AI Workshop: Predict Annual Income

Will somebody earn over 50k a year?

This workshop is about building a model to classify people using demographics to predict whether a person will have an annual income over 50K dollars or not.

The dataset used in this experiment is the US Adult Census Income Binary Classification dataset, which is a subset of the 1994 Census database, using working adults over the age of 16 with an adjusted income index of > 100.

This blog is inspired on the Sample 5: Binary Classification with Web Service: Adult Database from the Azure AI Gallery.

We will walk through the 10 steps to build the model, with an additional BONUS challenge to gain extra insights.

Step 1: Getting the data

Start with creating a new blank experiment. The data is directly available from the Azure Machine Learning sample datasets and is called the Adult Census Income Binary Classification dataset. You can drag this dataset on the canvas of your new experiment

We can get some quick data insights by using the standard visualization from the Azure Machine Learning studio:


Step 2: Select required variables

First, we observe that “education” and “education-num” are equivalent. Based on the nature of the other variables, we decide to delete “education-num” and continue with “education”. Besides, as explained on the UCI Machine Learning Repository, we deleted the variable “fnlwgt”, which is a weighting variable that should not be used in classifiers.

Step 3: Clean missing data

For the categorical variables, we fill-out the missing values with the value “Other”. For the numerical variables, we replace the missing values with the median, as the mean would give a very distortionate view. Look i.e. at the variable “capital-gain”, where the mean is 1078 and the median 0. We end up with 1 dependent variable “income” and 12 predicting variables: “age”, “workclass”, “education”, “marital-status”, “occupation”, “relationship”, “race”, “sex”, “capital-gain”, “capital-loss”, “hours-per-week”, and “native-country”.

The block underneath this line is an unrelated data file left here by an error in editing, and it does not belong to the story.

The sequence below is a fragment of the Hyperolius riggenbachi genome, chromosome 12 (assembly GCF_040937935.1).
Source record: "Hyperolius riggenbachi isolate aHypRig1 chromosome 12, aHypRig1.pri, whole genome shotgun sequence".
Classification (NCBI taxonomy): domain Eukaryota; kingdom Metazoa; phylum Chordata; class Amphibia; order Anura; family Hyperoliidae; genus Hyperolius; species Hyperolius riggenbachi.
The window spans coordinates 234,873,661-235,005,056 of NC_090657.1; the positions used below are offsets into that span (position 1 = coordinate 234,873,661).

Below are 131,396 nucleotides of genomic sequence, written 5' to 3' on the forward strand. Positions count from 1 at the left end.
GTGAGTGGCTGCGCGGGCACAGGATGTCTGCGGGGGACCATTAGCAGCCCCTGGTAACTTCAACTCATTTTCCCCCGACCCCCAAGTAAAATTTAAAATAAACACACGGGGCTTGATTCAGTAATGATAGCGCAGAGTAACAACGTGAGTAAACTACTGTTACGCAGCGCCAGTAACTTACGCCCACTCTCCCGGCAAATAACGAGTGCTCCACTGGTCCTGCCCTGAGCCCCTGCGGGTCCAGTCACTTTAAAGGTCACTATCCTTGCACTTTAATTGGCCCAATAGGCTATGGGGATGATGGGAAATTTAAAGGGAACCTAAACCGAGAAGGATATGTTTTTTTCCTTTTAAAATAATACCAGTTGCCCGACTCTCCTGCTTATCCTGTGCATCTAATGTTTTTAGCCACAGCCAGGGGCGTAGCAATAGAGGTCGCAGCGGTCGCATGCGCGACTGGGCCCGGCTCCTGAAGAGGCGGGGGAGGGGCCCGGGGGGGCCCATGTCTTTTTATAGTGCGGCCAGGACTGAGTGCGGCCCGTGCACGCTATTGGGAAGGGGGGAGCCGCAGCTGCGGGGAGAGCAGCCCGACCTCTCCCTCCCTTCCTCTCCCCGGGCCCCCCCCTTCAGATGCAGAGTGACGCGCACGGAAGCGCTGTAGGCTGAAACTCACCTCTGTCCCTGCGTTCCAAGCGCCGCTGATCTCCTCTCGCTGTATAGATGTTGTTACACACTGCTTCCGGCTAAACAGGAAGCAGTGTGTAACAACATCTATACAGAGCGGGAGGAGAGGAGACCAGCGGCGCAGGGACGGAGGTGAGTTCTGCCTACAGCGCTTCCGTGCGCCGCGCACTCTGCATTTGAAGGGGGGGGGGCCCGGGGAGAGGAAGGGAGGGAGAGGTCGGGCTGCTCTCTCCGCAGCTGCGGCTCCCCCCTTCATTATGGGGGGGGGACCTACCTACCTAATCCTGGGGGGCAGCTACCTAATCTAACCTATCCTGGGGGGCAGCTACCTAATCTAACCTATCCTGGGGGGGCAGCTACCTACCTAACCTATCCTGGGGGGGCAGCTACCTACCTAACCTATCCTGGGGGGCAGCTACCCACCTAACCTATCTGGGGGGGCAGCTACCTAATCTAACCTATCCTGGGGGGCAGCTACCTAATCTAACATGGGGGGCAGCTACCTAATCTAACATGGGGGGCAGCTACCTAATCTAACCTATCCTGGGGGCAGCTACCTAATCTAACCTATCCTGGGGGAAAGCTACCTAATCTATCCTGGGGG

Step 4: Inspect the data

With the “Execute R Script” module we write a short script to show some basic graphs to better understand the available data. You can substitute the pregenerated code with the following code:

# Map 1-based optional input ports to variables
df <- maml.mapInputPort(1) # class: data.frame

# use ggplot 2 library for plotting

# make a plot for every column
cols <- 1:ncol(df)

for(i in cols) {
ggplot(df, aes(df[,i], fill = df[,i] ) ) +
geom_bar() +
labs(x = colnames((df)[i])) +
guides(fill=guide_legend(title=colnames((df)[i]))) +
theme(axis.text.x = element_text(angle = 90, hjust = 1))

# Select data.frame to be sent to the output Dataset port


The selection on the original database excludes people younger than 16. On average (both mean and median) one is 37/38 years old. However, there are quite some people over 75 that are stil working.



Most of the people of this sample are from the private sector.



Most of the people have a high-school degree or higher.



Many people are married (married-civ-spouse), followed by never-married people.



There is quite a diversity among the occupation. We found 14 occupancies, and added an extra “other” option for those who left this field empty.



Most of the people are found in a relationship as husband. This makes sense if we look at the gender distribution later on.



The majority of this sample exists of white people.



The male-female ratio is around 2:1. This also explains the high “husband” value for the “relationship” variable.


Capital-gain (currently not showing in Azure MLS)